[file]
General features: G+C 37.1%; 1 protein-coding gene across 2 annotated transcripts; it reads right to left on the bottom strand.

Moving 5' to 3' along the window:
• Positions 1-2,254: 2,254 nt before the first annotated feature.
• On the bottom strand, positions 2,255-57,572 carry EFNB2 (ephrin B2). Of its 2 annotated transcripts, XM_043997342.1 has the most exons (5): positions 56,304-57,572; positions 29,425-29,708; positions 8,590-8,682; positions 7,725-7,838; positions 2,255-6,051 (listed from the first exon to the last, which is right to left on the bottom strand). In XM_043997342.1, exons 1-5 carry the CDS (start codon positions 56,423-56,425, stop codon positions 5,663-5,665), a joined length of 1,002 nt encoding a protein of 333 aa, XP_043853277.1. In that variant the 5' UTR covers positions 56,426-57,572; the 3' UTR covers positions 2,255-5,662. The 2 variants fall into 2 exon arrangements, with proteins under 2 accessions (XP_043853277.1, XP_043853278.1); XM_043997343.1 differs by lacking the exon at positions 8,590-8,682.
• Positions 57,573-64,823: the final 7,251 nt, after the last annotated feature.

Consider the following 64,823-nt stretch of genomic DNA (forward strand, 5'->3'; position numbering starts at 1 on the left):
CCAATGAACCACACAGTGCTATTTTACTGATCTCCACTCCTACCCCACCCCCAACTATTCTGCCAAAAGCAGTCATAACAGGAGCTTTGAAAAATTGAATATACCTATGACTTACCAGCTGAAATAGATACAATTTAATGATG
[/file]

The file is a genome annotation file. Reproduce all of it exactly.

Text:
General features: G+C 37.1%; 1 protein-coding gene across 2 annotated transcripts; it reads right to left on the bottom strand.

Moving 5' to 3' along the window:
• Positions 1-2,254: 2,254 nt before the first annotated feature.
• On the bottom strand, positions 2,255-57,572 carry EFNB2 (ephrin B2). Of its 2 annotated transcripts, XM_043997342.1 has the most exons (5): positions 56,304-57,572; positions 29,425-29,708; positions 8,590-8,682; positions 7,725-7,838; positions 2,255-6,051 (listed from the first exon to the last, which is right to left on the bottom strand). In XM_043997342.1, exons 1-5 carry the CDS (start codon positions 56,423-56,425, stop codon positions 5,663-5,665), a joined length of 1,002 nt encoding a protein of 333 aa, XP_043853277.1. In that variant the 5' UTR covers positions 56,426-57,572; the 3' UTR covers positions 2,255-5,662. The 2 variants fall into 2 exon arrangements, with proteins under 2 accessions (XP_043853277.1, XP_043853278.1); XM_043997343.1 differs by lacking the exon at positions 8,590-8,682.
• Positions 57,573-64,823: the final 7,251 nt, after the last annotated feature.

Consider the following 64,823-nt stretch of genomic DNA (forward strand, 5'->3'; position numbering starts at 1 on the left):
CCAATGAACCACACAGTGCTATTTTACTGATCTCCACTCCTACCCCACCCCCAACTATTCTGCCAAAAGCAGTCATAACAGGAGCTTTGAAAAATTGAATATACCTATGACTTACCAGCTGAAATAGATACAATTTAATGATG